A new study has determined that farming may have changed the genetic markup of dogs as they evolved into the domesticated companions they are today. According to a study by researchers at Uppsala University in Sweden, the high-starch diets dogs were eating 7,000 years ago while living alongside farmers caused them to create additional genes to help them digest starches, like wheat and millet.
Evolutionary geneticist Erik Axelsson identified in dogs multiple copies of Amy2B, Science explains, a gene that works to digest starches. The modern dogs have has many as 15 times the amount of copies of this gene than wolves, who have only two, the scientists say.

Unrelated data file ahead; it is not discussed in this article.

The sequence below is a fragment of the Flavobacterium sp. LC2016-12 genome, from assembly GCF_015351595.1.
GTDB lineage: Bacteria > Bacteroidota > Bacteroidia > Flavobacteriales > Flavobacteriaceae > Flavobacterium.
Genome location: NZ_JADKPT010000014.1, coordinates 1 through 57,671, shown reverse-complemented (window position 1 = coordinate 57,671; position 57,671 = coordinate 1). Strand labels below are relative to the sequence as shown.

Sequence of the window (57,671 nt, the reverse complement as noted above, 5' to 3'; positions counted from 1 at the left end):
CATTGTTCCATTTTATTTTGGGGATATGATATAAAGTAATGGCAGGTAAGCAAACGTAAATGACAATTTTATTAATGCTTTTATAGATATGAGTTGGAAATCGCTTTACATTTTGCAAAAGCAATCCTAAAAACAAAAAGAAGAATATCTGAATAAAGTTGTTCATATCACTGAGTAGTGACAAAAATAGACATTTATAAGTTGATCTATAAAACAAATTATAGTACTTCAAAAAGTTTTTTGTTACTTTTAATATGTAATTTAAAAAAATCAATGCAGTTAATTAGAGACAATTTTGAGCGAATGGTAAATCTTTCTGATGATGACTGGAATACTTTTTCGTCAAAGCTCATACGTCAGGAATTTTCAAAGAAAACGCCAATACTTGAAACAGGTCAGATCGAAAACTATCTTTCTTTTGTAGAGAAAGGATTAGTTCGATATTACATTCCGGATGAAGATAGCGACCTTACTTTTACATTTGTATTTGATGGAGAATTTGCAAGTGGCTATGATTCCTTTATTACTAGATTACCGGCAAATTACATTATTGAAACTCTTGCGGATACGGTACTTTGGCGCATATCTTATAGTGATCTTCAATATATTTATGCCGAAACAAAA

Working with a French paleogeneticist, Axelsson examined DNA from the remains of 13 ancient dogs, ranging from 5,000 to 7,000 years old. Those dogs, the scientists concluded, had eight copies of the gene.
Based on these findings and supporting evidence from a 2016 survey of the genes of wolves and various dog breeds, scientists concluded that dogs developed these extra copies of the gene in order to adapt to the diets of the humans they lived near, specifically to starches as the farming industry grew.